Wagon, the UK-based automotive engineering group, said it is in good shape, despite the demise of MG Rover.
The company, which supplies body structures and components to many of the world’s major car companies, said improved operational efficiencies would help offset the impact of Rover’s collapse on its profits.
Although the loss of MG Rover’s business and some work on the Renault Espace would result in lower sales overall, Wagon pointed to a record intake of new orders as evidence that its ongoing position was sound.
The company’s turnover on continuing operations fell 7.5 per cent to £451m in the year ending March. Profits before tax and exceptional items rose by 18 per cent to £19.4m, but a series of one-off costs led to an overall loss of £1.5m.
Order intake reached £83m last year compared to £67m previously with the potential for substantial further growth, according to the company.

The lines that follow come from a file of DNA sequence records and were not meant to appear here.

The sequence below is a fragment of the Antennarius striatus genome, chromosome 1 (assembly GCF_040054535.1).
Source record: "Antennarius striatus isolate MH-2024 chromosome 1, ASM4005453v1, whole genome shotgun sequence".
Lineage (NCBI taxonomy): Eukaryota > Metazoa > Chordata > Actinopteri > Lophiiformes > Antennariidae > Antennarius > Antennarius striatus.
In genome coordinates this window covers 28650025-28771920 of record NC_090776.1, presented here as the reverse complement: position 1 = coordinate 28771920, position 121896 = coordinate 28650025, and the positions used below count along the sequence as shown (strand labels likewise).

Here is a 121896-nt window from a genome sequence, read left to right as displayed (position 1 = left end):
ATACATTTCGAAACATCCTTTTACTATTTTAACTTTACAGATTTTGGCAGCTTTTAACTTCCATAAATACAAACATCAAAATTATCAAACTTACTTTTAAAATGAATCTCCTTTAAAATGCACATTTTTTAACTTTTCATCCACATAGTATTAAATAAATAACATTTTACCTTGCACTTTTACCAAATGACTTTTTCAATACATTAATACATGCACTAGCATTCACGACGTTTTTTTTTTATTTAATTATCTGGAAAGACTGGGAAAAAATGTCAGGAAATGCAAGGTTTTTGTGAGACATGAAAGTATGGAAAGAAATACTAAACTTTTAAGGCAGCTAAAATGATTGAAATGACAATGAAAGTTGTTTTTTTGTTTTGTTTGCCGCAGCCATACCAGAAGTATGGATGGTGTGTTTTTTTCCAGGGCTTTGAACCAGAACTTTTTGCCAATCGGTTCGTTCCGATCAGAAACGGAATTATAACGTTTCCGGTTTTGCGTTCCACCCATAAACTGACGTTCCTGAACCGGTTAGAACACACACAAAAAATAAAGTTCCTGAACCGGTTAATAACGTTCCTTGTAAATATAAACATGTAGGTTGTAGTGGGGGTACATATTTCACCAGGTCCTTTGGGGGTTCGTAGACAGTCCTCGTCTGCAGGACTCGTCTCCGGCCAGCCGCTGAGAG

Despite what it described as a ‘difficult’ European automotive market, Wagon said it had secured significant contracts during the year and is poised to expand its presence in Spain and Italy. New business included work on the Peugeot 207 Coupe Cabriolet, a new complete front-end for Nissan UK, front and rear bumpers for Land Rover and door frames for DaimlerChrysler in Germany.
Wagon will build a new plant in Orense, Spain, to supply components for the new Citroen Picasso and open a facility serving the Ducato light commercial vehicle in Pescara, Italy.
The company said the Ducato contract, secured from joint manufacturers Peugeot and Fiat, was an example of its success in winning commercial vehicle business with a longer programme life than is offered by passenger car models.
‘This type of contract enables Wagon to build a significant presence in this niche market for the years to come,’ the company told its shareholders.